Procrastination, Solving Problems and Making Decisions – Research Paper Example

The paper “Procrastination, Solving Problems and Making Decisions" is an outstanding variant of a research paper on psychology. Timothy A. Pychyl (2010) defines procrastination as “the voluntary delay of an intended action despite the knowledge that this delay may harm the individual in terms of the task performance or even just how the individual feels about the task or him/herself” (Pychyl, 2010, p. 17). Chronic procrastinators are notoriously poor time managers. Research shows that everyone procrastinates at one point or another. Amongst the test subjects, 20% were identified as chronic procrastinators (Ferrari, 2010, p. 35). The difference between a regular and chronic procrastinator is that a chronic procrastinator always puts off working on an assignment or task until the very last moment of time; also misses deadlines occasionally even when sufficient time had been allotted.

A few reasons for procrastination are (Ferrari, 2010, pp. 37-38, 45):
1. Trying to be a perfectionist, and hence keep on conducting research and making corrections to the work.
2. Low self-esteem
3. Fear of failure
4. High anxiety levels
5. Daydreaming

Gathering Information
I. Types of Information
At the outset, it is imperative to remain focused on the subject matter at hand (Carter, Bishop, & Kravits, 2007, pp. 78-79), which in this case is finding a solution for procrastination. One would gather some basic details of the information through self-experimentation, this would be answers to the question “Why do I procrastinate?” and try to evaluate a solution best suited to one’s specific reason for procrastination.

Further primary and secondary information required are:
1. Gathering a list of generic causes of procrastination
2. Marking the causes that affect oneself personally
3. Looking for a theme or circumstances when one procrastinates
4. Check if others are also late while competing for similar tasks in order to ascertain that the problem lies only with oneself
5. Looking for some universal methods to stop or prevent it.
6. Checking for primary research conducted to check the validity of the methods to stop procrastinating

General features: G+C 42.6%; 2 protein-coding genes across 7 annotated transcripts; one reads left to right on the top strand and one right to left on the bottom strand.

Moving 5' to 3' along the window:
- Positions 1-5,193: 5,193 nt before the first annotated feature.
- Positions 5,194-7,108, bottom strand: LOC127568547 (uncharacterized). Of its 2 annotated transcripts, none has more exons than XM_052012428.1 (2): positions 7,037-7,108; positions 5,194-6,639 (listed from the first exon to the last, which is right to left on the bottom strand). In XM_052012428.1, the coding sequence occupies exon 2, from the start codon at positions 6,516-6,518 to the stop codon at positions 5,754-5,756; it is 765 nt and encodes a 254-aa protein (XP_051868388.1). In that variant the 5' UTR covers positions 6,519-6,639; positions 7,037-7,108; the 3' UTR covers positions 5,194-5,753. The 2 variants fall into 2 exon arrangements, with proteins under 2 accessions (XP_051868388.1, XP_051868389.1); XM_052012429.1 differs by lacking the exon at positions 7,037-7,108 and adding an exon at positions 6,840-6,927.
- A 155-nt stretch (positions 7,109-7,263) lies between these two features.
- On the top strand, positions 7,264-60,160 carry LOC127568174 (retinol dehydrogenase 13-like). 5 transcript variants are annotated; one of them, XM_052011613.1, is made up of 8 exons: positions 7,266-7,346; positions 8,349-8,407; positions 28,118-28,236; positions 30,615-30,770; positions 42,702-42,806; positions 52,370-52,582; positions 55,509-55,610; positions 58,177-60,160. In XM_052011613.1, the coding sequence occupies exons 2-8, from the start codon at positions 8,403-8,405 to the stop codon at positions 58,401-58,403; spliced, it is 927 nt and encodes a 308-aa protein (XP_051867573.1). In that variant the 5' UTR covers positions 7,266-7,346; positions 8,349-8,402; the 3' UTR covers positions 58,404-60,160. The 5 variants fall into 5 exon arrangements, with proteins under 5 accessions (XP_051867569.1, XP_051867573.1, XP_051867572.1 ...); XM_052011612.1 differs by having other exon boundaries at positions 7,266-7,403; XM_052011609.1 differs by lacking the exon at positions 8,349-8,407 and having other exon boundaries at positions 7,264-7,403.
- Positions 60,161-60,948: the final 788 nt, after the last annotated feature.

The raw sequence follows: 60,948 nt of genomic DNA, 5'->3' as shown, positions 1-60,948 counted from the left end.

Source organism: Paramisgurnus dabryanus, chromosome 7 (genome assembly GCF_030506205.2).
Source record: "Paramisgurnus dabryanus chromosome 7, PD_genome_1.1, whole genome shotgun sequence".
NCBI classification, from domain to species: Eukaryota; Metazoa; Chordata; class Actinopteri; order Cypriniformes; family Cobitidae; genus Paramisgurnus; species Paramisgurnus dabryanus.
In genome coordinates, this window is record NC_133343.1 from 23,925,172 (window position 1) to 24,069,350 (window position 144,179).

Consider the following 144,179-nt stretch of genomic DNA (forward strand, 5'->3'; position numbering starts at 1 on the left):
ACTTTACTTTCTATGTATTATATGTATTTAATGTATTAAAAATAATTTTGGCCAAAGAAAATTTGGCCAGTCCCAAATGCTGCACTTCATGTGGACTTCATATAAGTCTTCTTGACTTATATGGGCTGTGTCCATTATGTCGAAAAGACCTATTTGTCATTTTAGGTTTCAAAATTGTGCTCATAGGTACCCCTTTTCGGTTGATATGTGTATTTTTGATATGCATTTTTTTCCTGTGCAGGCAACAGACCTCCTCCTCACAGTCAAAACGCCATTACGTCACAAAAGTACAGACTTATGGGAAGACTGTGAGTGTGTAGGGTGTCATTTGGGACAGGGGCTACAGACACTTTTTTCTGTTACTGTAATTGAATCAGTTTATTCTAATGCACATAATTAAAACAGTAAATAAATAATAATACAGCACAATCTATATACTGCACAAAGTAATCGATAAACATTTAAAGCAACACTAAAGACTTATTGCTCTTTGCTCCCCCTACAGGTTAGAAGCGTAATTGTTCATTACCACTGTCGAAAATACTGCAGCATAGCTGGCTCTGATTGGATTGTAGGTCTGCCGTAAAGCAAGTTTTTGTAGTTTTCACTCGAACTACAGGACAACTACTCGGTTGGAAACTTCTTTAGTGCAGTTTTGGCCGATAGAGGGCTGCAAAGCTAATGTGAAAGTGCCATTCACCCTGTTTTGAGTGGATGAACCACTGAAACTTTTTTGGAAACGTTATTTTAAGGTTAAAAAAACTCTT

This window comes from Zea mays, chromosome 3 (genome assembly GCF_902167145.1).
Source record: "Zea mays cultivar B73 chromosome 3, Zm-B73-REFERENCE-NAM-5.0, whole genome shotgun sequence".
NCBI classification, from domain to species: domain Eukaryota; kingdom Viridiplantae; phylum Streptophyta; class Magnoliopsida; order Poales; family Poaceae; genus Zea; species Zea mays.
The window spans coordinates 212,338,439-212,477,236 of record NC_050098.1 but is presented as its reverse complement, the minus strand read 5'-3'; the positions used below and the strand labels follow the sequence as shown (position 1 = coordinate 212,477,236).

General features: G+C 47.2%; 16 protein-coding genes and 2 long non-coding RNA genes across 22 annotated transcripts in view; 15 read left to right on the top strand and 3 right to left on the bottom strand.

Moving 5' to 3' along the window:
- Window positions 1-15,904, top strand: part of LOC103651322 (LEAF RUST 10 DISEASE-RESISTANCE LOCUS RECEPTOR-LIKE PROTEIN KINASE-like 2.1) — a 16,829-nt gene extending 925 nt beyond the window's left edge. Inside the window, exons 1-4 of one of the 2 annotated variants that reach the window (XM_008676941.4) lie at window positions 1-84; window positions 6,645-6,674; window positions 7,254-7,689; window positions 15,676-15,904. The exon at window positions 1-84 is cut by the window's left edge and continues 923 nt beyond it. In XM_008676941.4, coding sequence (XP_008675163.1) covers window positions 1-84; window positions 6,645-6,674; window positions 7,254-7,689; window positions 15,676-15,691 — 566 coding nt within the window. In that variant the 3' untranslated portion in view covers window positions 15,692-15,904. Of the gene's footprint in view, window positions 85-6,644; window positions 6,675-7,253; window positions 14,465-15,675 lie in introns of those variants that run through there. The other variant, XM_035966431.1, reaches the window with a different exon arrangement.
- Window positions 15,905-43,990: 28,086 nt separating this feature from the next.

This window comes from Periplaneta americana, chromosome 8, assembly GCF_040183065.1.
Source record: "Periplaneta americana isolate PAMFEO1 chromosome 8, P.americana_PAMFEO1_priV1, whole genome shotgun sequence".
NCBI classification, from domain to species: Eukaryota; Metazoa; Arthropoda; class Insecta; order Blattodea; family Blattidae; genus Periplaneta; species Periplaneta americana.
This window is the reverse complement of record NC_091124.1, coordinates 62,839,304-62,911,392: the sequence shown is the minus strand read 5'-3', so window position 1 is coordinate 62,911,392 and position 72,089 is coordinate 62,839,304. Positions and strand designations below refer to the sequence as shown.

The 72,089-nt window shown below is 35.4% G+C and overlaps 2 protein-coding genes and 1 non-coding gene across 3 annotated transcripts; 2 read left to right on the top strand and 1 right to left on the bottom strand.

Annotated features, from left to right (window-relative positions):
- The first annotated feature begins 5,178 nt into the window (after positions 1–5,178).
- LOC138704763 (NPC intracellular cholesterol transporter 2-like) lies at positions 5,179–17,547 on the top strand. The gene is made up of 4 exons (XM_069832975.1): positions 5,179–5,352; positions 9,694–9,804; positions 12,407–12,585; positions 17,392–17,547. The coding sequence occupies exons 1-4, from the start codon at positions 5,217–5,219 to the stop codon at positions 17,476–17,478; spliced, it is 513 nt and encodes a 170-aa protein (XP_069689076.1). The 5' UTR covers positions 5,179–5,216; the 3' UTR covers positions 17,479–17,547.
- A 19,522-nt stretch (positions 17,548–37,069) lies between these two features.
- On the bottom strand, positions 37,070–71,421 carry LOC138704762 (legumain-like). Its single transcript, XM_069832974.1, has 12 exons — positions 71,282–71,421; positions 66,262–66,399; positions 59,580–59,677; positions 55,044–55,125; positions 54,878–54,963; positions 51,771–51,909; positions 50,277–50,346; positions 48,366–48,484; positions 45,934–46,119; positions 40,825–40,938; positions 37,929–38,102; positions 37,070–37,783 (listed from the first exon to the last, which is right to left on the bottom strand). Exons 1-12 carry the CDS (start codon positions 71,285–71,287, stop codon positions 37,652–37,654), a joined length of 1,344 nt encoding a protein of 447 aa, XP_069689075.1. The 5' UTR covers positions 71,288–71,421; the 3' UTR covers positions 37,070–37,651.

7. Checking if someone within my circle has had problems with procrastination-- if yes, ask how they arrived at a solution.

II. Sources of Information
1. Self-help/general books
2. Journals
3. Internet
4. Soliciting help from college counselors and peers
5. Self-experimentation

Direct sources such as college counselors, oneself, peers, and parents shall be used to obtain primary information. And the library, over-the-counter books, and the Internet would help acquire secondary information. Self-evaluation and experimentations may be required to collect the data for questions such as “why do I procrastinate?”

The process used for evaluation
The process to evaluate the information is as follows (Carter, Bishop, & Kravits, 2007, p. 84) (Treffinger, Isaksen, & Stead-Dorval, 2005, pp. 17, 29):
1. The credibility of the authors or sources would have to be assessed.
2. Checking if the information is applicable in this particular case
3. Confirming the validity of a piece of information by checking if other sources agree with the same
4. Looking for studies conducted on the piece of information to check if primary sources agree with the information
5. Separating facts from opinions and assumptions

Points to consider while evaluating information
1. Contradictory opinions
2. Perspectives of different authors and our own perspective toward the opinions of the authors
3. Credibility of source
4. Validity of Information
5. Importance of a particular piece of information toward the objective. The higher the importance, the greater the importance bestowed upon the piece of information (Carter, Bishop, & Kravits, 2007, p. 84).

Solving the problem using the info gathered
Authors Donald Treffinger and Scott Isaksen (2005) believe that the best solutions toward a problem can be attained only if the problem has been thoroughly analyzed from the beginning and new ideas have been introduced that provide value addition to established theories (Treffinger, Isaksen, & Stead-Dorval, 2005, pp. 1, 2, 3). Furthermore, the authors provide a model for creative problem-solving:
(Treffinger, Isaksen, & Stead-Dorval, 2005, p. 4)

The reason for analyzing from the beginning, according to the authors, is the error in judgment within previous tests.
So also taking Treffinger, Isaksen, and Stead-Dorval (2005) under consideration along with Carter et al., after extracting all the facts, the very first task would be to organize the data to glance at the available solutions clearly.

The next process will be brainstorming, within which we would think of creative solutions to the problem based on the data available, here we could also consider adding value the solutions gathered from primary and secondary sources.
Within the list of solutions, the pros and cons of each would be marked and then one must take action (Carter, Bishop, & Kravits, 2007, p. 84).
Finally, to keep a track of the progress made, a journal would be maintained. The solution selected would be changed and a new track would be chosen if the progress is slow.

Important things to consider in this process
1. Understanding and accepting that curing procrastination is a time-consuming process that would require the use of will power and patience.
2. Think constructively and out of the box, one must bring something new to the table. This is important for self-esteem, and one would be more likely to follow self-developed creative methods in a better manner.
3. Strengths and weaknesses of different solutions must be analyzed and only one step must be taken at a time.